- New overtime rule expected in May. The U.S. Department of Labor extended its timeline to release its new proposal for an overtime eligibility threshold. The current threshold, set by the Trump administration, is set at $35,568.
- Due diligence by DOL. The DOL has reportedly held various stakeholder listening sessions, garnering input from both sides on the issue. The Democratic Caucus has asked the threshold be raised above $80,000 by 2026, while conservatives has pushed back on that notion, cautioning a significant jump given the current economic conditions.
- Employers eagerly awaiting. The timing of the rule and its finalization will be of great interest and importance to companies as they build their compensation budgets for 2024.
- Legal challenges expected. Rulemaking such as the overtime threshold are expected to face scrutiny via congressional oversight in the newly Republican-controlled House of Representatives.
The U.S. Department of Labor recently extended its timeline for proposing a new overtime eligibility salary threshold for the second time, moving it to May 2023, according to the agency’s latest “view rule” bulletin. The Notice of Proposed Rulemaking (NPRM) for the new rule initially had been delayed once before from April 2022 to October 2022.
According to the DOL, the proposed rule will update the salary level at which many workers become exempt from the Fair Labor Standards Act’s minimum wage and overtime requirements.
After the DOL unveils its new OT rule, the public will have at least 30 days to comment on it before the DOL can issue a final rule, which would is allowed to take effect no sooner than 60 days after it is published in the Federal Register.
So far, recent changes to overtime pay requirements have been implemented through regulations under both the Obama and Trump administrations. In May 2016, the Obama administration DOL issued a final rule increasing the salary threshold from $23,660 to $47,476 per year, also adding automatic updates to the threshold every three years. Court challenges prevented the rule from ever going into effect.
The Trump administration then revived the process, and in September 2019, it issued a new final rule, raising the minimum salary level required for exemption from $23,660 annually to $35,568. The new threshold began on Jan. 1, 2020, and remains effective today.
Shannon Meade, executive director of Littler Mendelson P.C.’s Workplace Policy Institute (WPI), noted that Congressional progressives from the Democratic Caucus had asked the Secretary of Labor to raise the salary threshold to nearly $83,000 by 2026and indexed thereafter. As a result, it would have a built-in automatic escalator clause that would continue to raise it, irrespective of market conditions, employment levels, potential recessions, etc.
Meade added that the DOL has done due diligence conducting stakeholder listening sessions — with Littler participating in one of them — stating the firm’s objections to any proposed new rule.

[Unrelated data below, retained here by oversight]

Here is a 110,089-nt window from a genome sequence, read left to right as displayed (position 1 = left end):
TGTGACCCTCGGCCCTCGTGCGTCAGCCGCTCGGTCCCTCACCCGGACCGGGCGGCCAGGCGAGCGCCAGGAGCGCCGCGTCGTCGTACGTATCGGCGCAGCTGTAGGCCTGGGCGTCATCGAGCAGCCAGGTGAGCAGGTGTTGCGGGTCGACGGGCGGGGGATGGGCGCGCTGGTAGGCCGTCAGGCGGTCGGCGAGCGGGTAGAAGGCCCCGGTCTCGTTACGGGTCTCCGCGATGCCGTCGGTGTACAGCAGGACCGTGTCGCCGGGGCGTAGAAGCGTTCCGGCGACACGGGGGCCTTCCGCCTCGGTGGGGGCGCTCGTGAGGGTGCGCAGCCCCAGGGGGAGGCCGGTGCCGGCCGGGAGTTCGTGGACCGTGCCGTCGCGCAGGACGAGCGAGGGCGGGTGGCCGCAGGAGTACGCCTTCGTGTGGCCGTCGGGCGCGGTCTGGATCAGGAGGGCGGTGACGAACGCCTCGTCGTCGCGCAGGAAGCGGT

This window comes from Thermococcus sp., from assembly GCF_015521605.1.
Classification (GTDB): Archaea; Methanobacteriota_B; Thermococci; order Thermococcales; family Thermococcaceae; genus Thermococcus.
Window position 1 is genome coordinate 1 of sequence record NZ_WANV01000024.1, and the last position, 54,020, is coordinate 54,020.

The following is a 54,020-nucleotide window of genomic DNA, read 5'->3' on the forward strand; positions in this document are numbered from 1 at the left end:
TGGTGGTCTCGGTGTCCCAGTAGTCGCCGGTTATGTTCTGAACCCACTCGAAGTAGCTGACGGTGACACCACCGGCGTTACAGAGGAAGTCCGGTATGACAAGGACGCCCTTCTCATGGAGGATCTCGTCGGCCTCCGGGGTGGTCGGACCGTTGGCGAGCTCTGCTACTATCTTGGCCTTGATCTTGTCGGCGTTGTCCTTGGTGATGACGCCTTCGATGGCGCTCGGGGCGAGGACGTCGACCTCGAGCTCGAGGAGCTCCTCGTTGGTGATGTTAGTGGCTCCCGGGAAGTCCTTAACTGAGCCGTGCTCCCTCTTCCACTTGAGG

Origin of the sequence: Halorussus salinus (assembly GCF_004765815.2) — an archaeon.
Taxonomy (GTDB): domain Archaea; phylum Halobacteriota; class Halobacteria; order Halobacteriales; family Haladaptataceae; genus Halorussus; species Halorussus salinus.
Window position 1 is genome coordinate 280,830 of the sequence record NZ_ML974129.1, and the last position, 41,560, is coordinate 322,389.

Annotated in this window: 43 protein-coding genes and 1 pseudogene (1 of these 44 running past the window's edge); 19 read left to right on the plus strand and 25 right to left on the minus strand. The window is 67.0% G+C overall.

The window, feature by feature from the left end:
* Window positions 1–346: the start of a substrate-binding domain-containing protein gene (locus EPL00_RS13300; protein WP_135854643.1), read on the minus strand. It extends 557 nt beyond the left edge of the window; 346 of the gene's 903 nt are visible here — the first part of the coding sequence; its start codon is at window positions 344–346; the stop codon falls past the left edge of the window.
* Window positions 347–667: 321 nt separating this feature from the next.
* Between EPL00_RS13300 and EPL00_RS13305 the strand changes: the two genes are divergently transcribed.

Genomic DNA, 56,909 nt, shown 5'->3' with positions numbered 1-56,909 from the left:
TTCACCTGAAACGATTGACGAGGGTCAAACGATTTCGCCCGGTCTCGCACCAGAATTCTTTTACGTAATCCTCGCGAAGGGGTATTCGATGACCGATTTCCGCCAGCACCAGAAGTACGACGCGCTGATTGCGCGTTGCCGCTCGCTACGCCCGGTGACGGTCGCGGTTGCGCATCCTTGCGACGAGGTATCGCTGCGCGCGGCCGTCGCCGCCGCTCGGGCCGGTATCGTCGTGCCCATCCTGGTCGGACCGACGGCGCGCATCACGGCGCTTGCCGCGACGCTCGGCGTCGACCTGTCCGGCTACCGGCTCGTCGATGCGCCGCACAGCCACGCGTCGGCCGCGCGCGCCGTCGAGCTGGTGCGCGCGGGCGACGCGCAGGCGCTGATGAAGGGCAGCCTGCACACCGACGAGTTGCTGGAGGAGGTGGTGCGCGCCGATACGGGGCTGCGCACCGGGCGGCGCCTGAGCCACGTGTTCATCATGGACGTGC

“We do believe the DOL is attempting to do its due diligence and hear all sides from the regulated community,” she said, noting that Littler has no specific insights as to what changes/updates are being contemplated.
Legal Pushback Expected
According to Littler, its WPI also previously joined in a coalition letter with other business groups to the Secretary of Labor urging the department to abandon — or at least postpone — the issuance of a proposed rulemaking given that the rule was just revised less than three years ago. More importantly, “now is not the time given the supply chain disruptions, the labor shortage, rising inflation, and the shifting dynamics of the workforce following the COVID-19 pandemic,” the letter stated.
Michael Lotito, a shareholder and co-chair of Littler’s WPI, added that the overtime issue raises significant concerns for employers on a few levels. He also explained the challenge to the Obama overtime rule failed because the DOL’s effort was not consistent with the statute, as it effectively eliminated the complex “duties test” as a consideration for overtime eligibility.
“Cases — such as the recent Supreme Court EPA decision on carbon emissions regulation — are increasing skepticism toward the administrative state’s effort to impose rules that are not specifically authorized by statute,” he said. “So the DOL will have to confront the duties test and how to modify it to have any chance at a rule being upheld. That is not a simple task.”
Lotito explained that the impact of a salary threshold increase on pay can be very substantial.
“The timing of the rule and its finalization will be of great interest and importance to companies as they build their compensation budgets for 2024. DOL needs to be aware of that fact,” he said, adding that the DOL’s financial analysis for the rule should consider the inflationary impact of the new rule as well.
“The Federal Reserve also should comment,” Lotito said. “As we attempt to get inflation back to the two percent range, having a new overtime rate at, say, between fifty and eighty thousand dollars, might be very inflationary at the wrong time.”
Finally, he added, any of these types of pending and/or future rulemakings are expected to face scrutiny via congressional oversight in the newly Republican-controlled House of Representatives.
“Business needs to be nimble with budgeting for pay and all that flows from it,” Lotito said. “Business wants certainty. It appears they are unlikely to find it from DOL on this issue.”
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